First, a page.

The dystopian sci-fi thriller is fast becoming our reality.
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Many doctors encourage pregnant women to obtain prenatal genetic screening, and, if the test comes back positive for a genetic condition, to abort. A recent survey found that a quarter of physicians admitted trying to influence mothers’ decisions, usually encouraging them to end the life of a genetically disadvantaged child.
New DNA testing can screen fetuses for hundreds of genetic traits in the first trimester of pregnancy. Such tests are becoming cheaper, less invasive and more widely available. One test uses tiny amounts of free-floating DNA in the mother’s blood stream that can give researchers a baby’s an entire genetic code.
In June researchers at the University of Washington announced a new technique that can map a fetus’s DNA and thus make it easier to prenatally alter the genetic makeup of a developing child. Researchers say such a procedure may be available in clinics in as little as five years.
Pre-implantation genetic diagnosis (PGD) continues to grow in popularity. PGD allows parents to create designer babies. First, embryos are created via IVF; then, after a few days of growth in a lab, the embryos are screened, and those that are determined to have higher risk of having certain traits, including genetic disabilities or the “wrong” sex, are killed. (PGD is a favorite among Indian and Chinese nationals, who travel to the U.S. for the procedure because their own countries outlaw the practice.) Embryos who pass the screening process are transferred to the mother’s womb to continue developing.
A 2006 study by John Hopkins University found that 42 percent of fertility clinics offered PGD for sex selection. Dr. Jeffrey Steinberg of The Fertility Institutes uses PGD and has suggested that he will be able to screen embryos for eye and hair color within a few years.
Some experts believe this new technology is changing parents’ attitudes toward their children. President Bush’s Council on Bioethics warned in 2003, “The attitude of parents toward their child may be quietly shifting from unconditional acceptance to critical scrutiny: the very first act of parenting now becomes not the unreserved welcoming of an arriving child, but the judging of his or her fitness, while still an embryo, to become their child, all by the standards of contemporary genetic screening.”
A 2009 poll reported in the Journal of Genetic Counseling found that a majority of respondents would elect to have prenatal genetic testing for mental retardation (75 percent) and deafness (54 percent). Thirteen percent even said they’d desire testing for superior intelligence. The authors concluded: “Our study suggests that consumers desire more reproductive genetic testing than what is currently offered; however, their selection of tests suggests self-imposed limits on testing.”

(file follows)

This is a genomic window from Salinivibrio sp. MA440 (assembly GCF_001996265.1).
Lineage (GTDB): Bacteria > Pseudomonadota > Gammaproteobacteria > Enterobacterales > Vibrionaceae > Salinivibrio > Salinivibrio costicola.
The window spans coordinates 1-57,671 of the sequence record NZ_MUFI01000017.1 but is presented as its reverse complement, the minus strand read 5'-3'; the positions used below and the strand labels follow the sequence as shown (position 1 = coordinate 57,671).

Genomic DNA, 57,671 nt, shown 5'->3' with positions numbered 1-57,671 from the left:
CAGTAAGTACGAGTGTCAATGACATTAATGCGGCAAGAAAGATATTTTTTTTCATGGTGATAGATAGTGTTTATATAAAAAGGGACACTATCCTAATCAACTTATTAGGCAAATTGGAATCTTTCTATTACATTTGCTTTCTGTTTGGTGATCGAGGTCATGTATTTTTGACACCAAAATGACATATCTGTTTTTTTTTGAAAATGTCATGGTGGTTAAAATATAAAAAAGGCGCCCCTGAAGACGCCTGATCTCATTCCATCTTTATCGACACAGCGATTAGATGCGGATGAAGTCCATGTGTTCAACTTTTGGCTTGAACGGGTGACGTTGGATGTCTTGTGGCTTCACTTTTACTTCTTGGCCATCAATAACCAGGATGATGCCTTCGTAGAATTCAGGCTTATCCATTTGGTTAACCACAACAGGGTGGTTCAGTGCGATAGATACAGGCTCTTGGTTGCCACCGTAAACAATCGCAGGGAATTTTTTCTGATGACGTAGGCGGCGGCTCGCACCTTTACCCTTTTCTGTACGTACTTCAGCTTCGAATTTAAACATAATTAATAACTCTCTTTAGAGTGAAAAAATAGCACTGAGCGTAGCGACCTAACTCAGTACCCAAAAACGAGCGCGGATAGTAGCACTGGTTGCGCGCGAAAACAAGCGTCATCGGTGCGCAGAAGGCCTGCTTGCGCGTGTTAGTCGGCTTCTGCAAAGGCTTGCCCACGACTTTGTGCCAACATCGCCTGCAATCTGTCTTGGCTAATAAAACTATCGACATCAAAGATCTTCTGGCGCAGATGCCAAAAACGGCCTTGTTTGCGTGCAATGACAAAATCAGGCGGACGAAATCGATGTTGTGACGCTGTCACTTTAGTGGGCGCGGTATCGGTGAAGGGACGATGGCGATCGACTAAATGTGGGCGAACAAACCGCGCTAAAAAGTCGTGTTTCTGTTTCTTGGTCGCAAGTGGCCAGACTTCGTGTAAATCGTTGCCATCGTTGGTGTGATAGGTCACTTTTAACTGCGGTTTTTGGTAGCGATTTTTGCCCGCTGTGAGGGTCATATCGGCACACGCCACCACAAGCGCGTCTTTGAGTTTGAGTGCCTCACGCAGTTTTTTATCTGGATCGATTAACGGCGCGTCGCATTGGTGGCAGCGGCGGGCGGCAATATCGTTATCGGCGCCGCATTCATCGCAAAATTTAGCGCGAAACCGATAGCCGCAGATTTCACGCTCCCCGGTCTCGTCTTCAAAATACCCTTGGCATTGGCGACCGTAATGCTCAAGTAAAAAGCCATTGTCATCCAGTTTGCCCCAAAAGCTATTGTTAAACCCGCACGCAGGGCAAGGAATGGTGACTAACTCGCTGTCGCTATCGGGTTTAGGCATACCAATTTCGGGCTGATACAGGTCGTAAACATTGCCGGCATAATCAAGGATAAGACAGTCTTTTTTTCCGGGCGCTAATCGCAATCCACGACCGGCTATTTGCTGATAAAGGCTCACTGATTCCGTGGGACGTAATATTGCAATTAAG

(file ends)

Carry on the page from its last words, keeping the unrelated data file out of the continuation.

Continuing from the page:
In an interview, Arthur Caplan, head of the Division of Bioethics at New York University Langone Medical Center, predicted that within a decade, prenatal genetic screening will be available not only for physical and mental traits but also for behavioral conditions such as schizophrenia, depression, proneness to addiction, and even sexual orientation.
“We may all think that parents and society are very interested in diseases,” he told me, “but I’m here to say that they’re also very interested in personality and behavior.”
Many parents feel they have a right to genetically perfect children, and courts are increasingly willing to recognize that right. At least 28 states recognize “wrongful birth” lawsuits, in which parents of disabled children are granted compensation when doctors fail to inform them that their unborn child may be at higher risk of a genetic disorder.
Caplan believes American culture reinforces parents’ desire for genetic perfection. He said:
There’s going to be demand in a society oriented toward doing well, toward perfection, toward the value of the best you can be, even a society that says, “I want a better life for my child than I had for myself.” That’s an ethical principle that you can hear in every religion, you can hear it in secular society — it’s just around. So somebody’s going to say “Why won’t I test my kids, to [give] them a better life than I had?
Given all these changes, how long will it be before mothers feel obligated either to abort “imperfect” babies or to manipulate the genes of their embryo-children?
How long until those who do not get tested will be regarded as immoral? As Robert Edwards — test tube baby pioneer and Nobel Prize winner — has said, “Soon it will be a sin for parents to have a child that carries the heavy burden of genetic disease.”
Caplan explained where this view might lead:
A man of faith in a godless age is hitting Americans where it hurts.
Mr. and Mrs. American Spectator Reader, let P.J. O’Rourke talk sense to your kids.
In Britain, defending your property can get you life.
The debacle of this president’s administration is both a cause and a symptom of the decline of American values. Unless Congress impeaches him, that decline will go on unchecked. An eminent jurist surveys the damage and assesses the chances for the recovery of our culture.
It won’t take long for conservatives to scratch this presidential wannabe off their 2008 scorecard.
The American Christmas, like the songs that celebrate it, makes room for everybody under the rainbow. Is that why so many people seem to be hostile to it?
Was the President done in by the economy, or by the politics of the economy?
H/T to National Review Online